Small classes, big family


I decided to attend Webster University because it felt right.

I knew I wanted to study journalism, and for quite some time I knew I wanted to attend Mizzou. I applied at Webster because my high school made every senior apply to at least two colleges.

I was on Webster’s campus for a show at the Repertory Theatre of St. Louis in the fall of my senior year of high school. After the show, my friend and I walked through campus. I remember walking past the library with light flooding from its tall windows.

I remember walking past the quad. That night, I was hit with an overwhelming feeling that I was in the right place. I was sold. The next fall I started at Webster.

That sense of community is possible because Webster is small. I didn’t think atmosphere or environment were important criterion when I was looking for a college. But now as a senior in college, the atmosphere and people at Webster are what I have appreciated most.

Webster’s atmosphere is possible because its campus is small. When I walk across campus, I always run into several people I know. I love that. Knowing people on campus makes me feel at home. Whether it’s a fellow student, professor or friendly janitor. I wouldn’t get that at a large school. I would have felt lost at a large school.

The people I know and the activities I’m involved with on campus have helped me establish a community on campus — even though I don’t live on campus. Webster’s small campus creates this atmosphere. And Webster’s classes are small. You’re very likely to run into someone on campus that you sat next to in class.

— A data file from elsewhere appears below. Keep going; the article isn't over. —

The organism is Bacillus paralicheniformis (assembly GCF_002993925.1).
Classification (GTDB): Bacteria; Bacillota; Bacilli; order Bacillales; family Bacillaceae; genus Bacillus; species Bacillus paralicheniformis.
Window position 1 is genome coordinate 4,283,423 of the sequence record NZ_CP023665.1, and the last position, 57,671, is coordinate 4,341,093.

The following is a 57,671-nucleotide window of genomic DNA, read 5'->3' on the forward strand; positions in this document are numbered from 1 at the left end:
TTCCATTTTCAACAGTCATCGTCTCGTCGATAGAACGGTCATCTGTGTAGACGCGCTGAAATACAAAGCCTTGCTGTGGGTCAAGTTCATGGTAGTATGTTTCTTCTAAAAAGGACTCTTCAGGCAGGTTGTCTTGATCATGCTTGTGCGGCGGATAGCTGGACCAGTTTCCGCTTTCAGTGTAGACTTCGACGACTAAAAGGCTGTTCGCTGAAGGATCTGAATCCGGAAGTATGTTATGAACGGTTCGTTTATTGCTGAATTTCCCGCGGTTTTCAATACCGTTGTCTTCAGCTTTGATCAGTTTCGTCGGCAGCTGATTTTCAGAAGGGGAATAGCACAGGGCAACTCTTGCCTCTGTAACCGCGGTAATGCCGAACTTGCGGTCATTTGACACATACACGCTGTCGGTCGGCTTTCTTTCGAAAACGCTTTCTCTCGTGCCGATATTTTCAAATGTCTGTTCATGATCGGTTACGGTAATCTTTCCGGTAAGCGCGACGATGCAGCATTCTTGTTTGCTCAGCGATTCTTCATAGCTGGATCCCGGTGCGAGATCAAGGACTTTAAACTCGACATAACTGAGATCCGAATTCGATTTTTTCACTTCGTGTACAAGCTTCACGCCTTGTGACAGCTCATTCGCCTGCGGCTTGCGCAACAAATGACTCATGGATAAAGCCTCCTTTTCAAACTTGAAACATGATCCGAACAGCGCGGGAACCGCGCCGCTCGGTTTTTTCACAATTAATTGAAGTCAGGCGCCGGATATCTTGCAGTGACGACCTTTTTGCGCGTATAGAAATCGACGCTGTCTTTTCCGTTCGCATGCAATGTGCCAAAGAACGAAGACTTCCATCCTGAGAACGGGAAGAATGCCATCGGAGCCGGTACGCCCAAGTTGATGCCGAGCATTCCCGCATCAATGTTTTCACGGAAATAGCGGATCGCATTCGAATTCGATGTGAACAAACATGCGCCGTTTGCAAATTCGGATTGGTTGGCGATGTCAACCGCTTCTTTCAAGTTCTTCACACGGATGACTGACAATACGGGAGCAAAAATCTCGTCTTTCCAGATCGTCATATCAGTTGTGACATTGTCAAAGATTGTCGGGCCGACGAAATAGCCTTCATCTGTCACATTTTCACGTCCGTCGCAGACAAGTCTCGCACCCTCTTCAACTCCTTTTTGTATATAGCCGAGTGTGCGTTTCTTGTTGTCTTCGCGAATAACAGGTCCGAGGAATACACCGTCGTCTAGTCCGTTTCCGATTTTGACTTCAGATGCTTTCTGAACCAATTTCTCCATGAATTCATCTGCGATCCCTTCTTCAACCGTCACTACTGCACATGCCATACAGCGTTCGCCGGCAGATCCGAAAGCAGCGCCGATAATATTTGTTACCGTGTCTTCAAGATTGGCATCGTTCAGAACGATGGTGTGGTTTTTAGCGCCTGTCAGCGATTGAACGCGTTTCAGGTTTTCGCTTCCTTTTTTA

Webster’s 2012 Master Plan calls for campus growth. The university wants to increase the number of traditional undergraduate students from 3000 to 5000. With that increase in student population comes a desire for an increase in academic and recreation facilities, housing and parking.

I understand the university’s desire to grow and add more students to the Webster family. However, I encourage Webster’s decision makers to not seek too much growth and to keep class sizes small.

Webster’s size is part of its charm. And small class sizes can be a selling point to students.

Smaller classes allow more interaction between professors and students. And it helps build that sense of community in the classroom.

Webster’s website states:

“Traditional-aged students. Adult learners. International students. Military personnel. Webster University serves them all, dedicated to providing quality higher education with small class sizes and a blend of theoretical and practical knowledge. Excellence in education remains its primary purpose.”

Small class size is part of what Webster is. I encourage Webster to keep it that way as it makes plans for the future.

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